Yeah. I mean, for me before I got into relaxation as a discreet skill and activity, probably where I felt I've got it the most, it was stretching sessions. So when we were in the gym in Bath. It's very difficult to stretch and have tension at the same time. I mean, you would do yourself so much damage if you did, but just the act and the intent of stretching forces relaxation. So you don't have to think of this as extra time in your day or extra things to do.
What I would say is, look for the moments for relaxation can become an integrated part of whatever you're doing and stretching is definitely, definitely one of those things. You mentioned there, Amy about making a part of everything we do in our actual physical training as well which is, I guess the last I really want to make on this because you know what, it's all very well being able to do this. And we deliberately haven't done anything overly complicated today because it is just about getting the fundamentals. Do we know what we're trying to do and why we're trying to do it.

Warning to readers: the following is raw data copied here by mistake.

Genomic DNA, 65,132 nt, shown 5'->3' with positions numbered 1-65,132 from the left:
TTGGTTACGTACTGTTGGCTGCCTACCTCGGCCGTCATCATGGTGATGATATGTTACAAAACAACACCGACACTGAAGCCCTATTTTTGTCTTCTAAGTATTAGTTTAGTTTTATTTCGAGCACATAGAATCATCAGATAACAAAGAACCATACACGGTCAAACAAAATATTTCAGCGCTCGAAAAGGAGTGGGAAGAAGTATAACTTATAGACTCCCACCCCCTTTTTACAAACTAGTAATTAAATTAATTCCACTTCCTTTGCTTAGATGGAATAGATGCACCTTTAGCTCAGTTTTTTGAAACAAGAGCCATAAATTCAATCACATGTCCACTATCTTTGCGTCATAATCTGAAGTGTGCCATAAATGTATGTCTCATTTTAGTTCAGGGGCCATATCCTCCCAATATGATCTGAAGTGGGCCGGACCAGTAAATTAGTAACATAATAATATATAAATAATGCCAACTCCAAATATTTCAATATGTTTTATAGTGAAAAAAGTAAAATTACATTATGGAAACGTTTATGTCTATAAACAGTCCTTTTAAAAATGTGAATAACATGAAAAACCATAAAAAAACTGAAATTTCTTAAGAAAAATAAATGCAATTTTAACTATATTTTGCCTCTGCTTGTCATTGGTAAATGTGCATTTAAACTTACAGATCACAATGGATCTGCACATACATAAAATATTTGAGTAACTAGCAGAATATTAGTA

But we start, you know, moving around and doing complex exercises and our capacity to sort of maintain a general level of relaxation through everything that we do is really important as a pentathlete, I went from seven o'clock in the morning to seven o'clock at night, doing five different sports. If there was creeping tension that stayed with me, I would be probably 50% more exhausted by the end of the day. And it was at the end of the day when I was doing my running, when I needed that energy. So some sports kind of need you to maintain and keep hold of your energy.
And I guess a lot of people I'm thinking practically now, maybe the next time you go into the gym, maybe the next time you go and do a workout; in-between those sets and reps that you're doing maybe is when you have that one minute off before your next set of 10 squats, can you stand there in the corner of the gym, do that little flow, do that little relaxation, set yourself up and then lift the weight again. Maybe that's a good practical way of testing it out.